Feds Shut Down Websites Selling Counterfeit Goods; Local Man Arrested

12:06 AM, Nov 27, 2012   |    comments
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BUFFALO, N.Y. (AP & WGRZ) - Federal law enforcement authorities announced the seizure of 132 websites in several countries -- and in Western New York. The crackdown is aimed at stopping the sale of counterfeit merchandise online.

Local officials were behind 15 of those website seizures. Many of the websites were selling counterfeit products from Buffalo-based New Era, where executives estimate fake hats and other merchandise cost them $300 million every year.

James Spero, the special agent in charge of the local Homeland Security Investigations office, said the counterfeit merchandise hurts the local economy and local jobs; also, the fake products are usually inferior and can even be dangerous.

He said the timing was critical.

"The idea was to get the sites down before 'Cyber Monday,'" Spero said.

The Cyber Monday crackdown comes on what's expected to be the biggest online shopping day of the year. U.S. Immigration and Customs Enforcement's Homeland Security Investigations coordinated the effort with Europol and police in several European countries.

In Western New York, Gary Hammer, 47 of Cheektowaga, is charged with trafficking in counterfeit goods. Investigators said he was peddling counterfeit versions of Microsoft products. The charge carries a maximum penalty of ten years in prison, a fine of $2,000,000, or both.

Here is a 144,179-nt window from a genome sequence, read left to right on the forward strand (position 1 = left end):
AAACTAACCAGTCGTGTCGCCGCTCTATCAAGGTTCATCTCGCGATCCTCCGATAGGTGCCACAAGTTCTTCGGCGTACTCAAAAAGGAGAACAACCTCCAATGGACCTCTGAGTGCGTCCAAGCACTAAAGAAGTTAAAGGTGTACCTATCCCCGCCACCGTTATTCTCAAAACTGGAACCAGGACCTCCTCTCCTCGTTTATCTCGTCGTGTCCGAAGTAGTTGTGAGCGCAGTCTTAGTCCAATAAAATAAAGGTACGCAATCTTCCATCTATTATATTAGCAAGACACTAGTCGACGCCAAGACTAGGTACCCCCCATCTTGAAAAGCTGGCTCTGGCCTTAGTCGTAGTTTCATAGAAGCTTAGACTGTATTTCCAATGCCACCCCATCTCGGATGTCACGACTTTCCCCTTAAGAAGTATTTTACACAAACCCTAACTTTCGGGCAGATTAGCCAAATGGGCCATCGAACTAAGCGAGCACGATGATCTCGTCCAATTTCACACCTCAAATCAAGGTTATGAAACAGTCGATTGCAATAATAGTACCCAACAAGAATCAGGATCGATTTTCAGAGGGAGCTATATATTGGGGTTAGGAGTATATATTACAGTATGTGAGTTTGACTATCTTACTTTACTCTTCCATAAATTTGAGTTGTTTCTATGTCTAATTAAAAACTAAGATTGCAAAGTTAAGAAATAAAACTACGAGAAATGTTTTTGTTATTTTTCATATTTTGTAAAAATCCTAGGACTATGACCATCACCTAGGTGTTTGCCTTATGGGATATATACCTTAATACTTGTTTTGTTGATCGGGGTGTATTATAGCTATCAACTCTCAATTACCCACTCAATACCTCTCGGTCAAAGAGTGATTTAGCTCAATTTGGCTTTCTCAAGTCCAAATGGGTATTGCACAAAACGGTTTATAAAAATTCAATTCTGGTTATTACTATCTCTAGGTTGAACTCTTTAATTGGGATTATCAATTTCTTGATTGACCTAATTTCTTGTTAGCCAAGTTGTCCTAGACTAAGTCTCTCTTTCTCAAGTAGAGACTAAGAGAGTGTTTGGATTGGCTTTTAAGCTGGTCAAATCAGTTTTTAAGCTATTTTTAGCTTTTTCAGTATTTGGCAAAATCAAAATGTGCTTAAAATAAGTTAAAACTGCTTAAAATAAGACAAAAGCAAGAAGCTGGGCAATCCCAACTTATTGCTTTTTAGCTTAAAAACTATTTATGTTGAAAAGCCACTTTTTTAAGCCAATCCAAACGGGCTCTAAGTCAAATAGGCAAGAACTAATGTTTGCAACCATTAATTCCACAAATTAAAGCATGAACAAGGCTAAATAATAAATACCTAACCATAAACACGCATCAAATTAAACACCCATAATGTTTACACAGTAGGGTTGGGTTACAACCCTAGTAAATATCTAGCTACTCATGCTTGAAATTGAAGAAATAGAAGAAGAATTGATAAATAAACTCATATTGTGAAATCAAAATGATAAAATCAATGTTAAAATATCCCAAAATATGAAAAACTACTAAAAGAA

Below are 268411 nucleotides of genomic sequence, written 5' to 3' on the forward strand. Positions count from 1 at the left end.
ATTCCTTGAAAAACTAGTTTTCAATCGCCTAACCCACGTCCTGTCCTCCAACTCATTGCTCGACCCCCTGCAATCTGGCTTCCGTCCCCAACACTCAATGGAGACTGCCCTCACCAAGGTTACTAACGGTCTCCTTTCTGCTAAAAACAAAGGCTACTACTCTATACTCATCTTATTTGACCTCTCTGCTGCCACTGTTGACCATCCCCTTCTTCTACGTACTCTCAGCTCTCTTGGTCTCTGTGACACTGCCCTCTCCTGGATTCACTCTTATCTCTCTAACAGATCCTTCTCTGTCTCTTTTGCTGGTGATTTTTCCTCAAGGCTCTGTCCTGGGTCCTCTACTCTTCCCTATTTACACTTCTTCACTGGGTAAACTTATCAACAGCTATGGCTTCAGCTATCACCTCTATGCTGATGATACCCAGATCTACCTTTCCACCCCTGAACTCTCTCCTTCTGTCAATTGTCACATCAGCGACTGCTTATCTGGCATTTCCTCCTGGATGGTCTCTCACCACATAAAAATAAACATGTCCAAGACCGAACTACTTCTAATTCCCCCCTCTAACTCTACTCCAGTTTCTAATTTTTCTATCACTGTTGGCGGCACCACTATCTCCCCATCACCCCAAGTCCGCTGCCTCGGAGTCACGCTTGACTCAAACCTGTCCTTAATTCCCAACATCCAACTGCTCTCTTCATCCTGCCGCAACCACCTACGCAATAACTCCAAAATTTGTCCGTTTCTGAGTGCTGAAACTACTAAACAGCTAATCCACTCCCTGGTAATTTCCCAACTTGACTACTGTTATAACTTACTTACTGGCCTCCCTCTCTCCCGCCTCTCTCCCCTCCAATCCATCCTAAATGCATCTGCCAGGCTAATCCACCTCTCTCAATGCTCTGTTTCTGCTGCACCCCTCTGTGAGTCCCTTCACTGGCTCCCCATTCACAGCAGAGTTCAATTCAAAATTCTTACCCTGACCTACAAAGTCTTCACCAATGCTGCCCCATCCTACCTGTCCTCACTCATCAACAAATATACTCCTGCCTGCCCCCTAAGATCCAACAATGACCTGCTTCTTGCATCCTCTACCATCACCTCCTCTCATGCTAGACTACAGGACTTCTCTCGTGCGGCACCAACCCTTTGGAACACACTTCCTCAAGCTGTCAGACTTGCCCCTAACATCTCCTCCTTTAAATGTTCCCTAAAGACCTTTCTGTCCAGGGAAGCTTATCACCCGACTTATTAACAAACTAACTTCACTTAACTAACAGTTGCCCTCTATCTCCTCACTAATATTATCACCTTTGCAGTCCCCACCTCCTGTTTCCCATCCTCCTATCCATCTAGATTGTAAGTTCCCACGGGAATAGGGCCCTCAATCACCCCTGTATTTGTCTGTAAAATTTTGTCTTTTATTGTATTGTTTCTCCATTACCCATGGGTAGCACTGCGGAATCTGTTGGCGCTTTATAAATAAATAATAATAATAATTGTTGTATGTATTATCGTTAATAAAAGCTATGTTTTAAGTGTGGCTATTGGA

2 On Your Side was unable to reach Hammer for comment, but he told the Associated Press that this was "a big misunderstanding."

Authorities say it's the third consecutive Cyber Monday that websites selling knockoff sports jerseys, DVDs and other goods have been targeted. They say sites were seized after copyright holders confirmed that products purchased there by investigators were illegal. Site visitors now see a banner explaining the seizure and copyright infringement.

Homeland Security field offices in Buffalo, New Jersey, California, Maryland, Colorado and Texas investigated.

Tips to avoid getting scammed

Officials say your best defense is to use common sense. If a product -- specifically its price -- seems too good to be true, it probably is. Anything discounted more than 20% is likely a fake.

U.S. Attorney William Hochul said using a credit card can protect you in many cases, because the credit card companies often refund money to consumers that are scammed by fraudulent retailers.

Investigators said customers should also research online merchants before making purchases. For instance, call the business during regular business hours and see if it has an actual brick and mortar headquarters. Online retailers that do not -- or that get their mail at a post office box -- are often fake.

AP

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